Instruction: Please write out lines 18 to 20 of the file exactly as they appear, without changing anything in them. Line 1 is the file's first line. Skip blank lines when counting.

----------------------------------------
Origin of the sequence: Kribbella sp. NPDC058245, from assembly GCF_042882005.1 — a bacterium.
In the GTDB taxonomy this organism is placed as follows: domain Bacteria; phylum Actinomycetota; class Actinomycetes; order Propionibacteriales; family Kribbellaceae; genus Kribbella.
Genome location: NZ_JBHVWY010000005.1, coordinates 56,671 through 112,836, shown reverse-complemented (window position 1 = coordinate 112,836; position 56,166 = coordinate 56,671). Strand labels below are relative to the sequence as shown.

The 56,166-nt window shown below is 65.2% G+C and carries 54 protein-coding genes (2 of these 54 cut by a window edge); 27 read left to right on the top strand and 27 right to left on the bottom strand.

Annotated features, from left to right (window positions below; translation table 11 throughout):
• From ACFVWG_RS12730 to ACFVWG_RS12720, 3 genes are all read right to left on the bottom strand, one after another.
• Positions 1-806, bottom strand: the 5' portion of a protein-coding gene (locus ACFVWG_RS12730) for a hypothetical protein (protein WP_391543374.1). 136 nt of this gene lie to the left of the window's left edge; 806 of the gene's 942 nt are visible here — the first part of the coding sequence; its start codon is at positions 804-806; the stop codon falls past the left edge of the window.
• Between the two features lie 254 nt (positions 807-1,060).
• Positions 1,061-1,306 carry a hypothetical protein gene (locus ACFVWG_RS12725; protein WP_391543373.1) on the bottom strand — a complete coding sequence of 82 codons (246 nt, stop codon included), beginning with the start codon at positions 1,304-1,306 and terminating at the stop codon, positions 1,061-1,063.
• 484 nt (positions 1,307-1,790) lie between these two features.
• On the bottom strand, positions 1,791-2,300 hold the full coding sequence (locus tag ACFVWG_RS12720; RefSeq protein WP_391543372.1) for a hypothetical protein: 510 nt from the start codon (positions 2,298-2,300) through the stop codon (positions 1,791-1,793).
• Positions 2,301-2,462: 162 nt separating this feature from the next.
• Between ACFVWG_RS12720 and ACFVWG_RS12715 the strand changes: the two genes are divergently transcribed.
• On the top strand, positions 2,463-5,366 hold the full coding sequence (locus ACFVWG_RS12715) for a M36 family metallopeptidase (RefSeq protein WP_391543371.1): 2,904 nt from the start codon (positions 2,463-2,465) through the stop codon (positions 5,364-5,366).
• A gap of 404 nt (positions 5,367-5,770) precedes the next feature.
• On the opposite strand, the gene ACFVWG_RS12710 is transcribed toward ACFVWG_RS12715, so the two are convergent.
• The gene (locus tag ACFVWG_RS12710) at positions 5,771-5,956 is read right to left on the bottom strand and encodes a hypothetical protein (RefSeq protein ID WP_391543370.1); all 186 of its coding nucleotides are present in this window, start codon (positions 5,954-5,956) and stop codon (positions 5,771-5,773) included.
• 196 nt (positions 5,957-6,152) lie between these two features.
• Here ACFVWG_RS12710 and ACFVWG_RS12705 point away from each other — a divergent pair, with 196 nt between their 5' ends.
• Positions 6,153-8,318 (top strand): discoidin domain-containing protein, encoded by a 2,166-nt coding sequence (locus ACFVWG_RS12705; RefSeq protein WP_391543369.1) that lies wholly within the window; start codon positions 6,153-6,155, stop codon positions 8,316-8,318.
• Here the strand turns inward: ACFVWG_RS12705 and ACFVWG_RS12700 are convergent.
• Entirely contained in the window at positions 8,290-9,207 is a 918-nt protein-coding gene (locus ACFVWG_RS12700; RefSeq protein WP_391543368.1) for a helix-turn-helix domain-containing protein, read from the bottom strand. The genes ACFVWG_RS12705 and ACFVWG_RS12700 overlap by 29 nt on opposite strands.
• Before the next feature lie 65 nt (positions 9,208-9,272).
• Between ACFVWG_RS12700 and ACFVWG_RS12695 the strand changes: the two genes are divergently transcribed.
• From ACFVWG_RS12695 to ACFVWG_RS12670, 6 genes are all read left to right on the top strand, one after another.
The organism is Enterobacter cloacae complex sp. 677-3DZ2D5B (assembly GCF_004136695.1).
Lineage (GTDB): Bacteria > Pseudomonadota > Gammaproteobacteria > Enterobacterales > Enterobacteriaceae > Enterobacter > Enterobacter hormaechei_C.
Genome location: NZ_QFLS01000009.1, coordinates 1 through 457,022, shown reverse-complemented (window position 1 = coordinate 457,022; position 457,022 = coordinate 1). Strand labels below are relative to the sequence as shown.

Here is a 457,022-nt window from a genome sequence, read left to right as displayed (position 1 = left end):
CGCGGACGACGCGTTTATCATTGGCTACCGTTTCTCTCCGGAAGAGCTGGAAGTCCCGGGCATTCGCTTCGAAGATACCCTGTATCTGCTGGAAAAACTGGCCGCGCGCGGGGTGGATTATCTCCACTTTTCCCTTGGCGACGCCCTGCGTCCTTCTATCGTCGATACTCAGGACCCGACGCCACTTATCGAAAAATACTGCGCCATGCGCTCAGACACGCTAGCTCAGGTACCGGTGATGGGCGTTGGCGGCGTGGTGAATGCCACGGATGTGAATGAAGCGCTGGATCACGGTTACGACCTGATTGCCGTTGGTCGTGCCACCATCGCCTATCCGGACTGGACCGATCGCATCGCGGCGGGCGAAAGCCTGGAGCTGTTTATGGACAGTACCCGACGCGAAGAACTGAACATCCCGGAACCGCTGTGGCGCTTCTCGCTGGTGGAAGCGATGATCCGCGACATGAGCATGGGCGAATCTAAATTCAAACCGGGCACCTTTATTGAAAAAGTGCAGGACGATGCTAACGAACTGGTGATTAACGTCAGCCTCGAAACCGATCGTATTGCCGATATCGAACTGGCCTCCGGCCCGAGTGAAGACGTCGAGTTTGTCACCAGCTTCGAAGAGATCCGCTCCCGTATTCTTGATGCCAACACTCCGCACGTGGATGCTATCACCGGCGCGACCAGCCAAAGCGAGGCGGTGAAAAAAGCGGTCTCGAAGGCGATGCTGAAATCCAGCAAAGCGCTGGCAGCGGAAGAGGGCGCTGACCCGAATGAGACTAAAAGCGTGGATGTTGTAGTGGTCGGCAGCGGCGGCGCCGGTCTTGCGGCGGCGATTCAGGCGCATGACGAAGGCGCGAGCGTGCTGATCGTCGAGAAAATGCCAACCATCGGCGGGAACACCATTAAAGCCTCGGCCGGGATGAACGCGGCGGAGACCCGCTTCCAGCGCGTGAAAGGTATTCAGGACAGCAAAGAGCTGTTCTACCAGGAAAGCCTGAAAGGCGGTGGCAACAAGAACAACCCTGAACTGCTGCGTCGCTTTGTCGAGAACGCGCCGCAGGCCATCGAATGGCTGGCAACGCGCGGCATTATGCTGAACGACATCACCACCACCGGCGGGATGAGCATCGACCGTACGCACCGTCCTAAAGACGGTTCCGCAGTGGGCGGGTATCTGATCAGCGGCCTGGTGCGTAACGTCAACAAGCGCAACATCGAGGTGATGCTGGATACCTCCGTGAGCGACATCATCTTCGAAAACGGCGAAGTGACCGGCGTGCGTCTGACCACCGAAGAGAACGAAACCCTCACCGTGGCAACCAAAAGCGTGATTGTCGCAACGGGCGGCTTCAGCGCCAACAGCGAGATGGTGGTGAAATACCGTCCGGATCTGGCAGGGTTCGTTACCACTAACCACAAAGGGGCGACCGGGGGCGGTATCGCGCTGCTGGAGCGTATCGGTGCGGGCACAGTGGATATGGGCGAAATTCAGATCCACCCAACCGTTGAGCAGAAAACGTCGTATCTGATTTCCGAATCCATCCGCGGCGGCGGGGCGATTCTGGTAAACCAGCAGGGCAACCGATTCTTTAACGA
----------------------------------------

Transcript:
• 196 nt (positions 5,957-6,152) lie between these two features.
• Here ACFVWG_RS12710 and ACFVWG_RS12705 point away from each other — a divergent pair, with 196 nt between their 5' ends.
• Positions 6,153-8,318 (top strand): discoidin domain-containing protein, encoded by a 2,166-nt coding sequence (locus ACFVWG_RS12705; RefSeq protein WP_391543369.1) that lies wholly within the window; start codon positions 6,153-6,155, stop codon positions 8,316-8,318.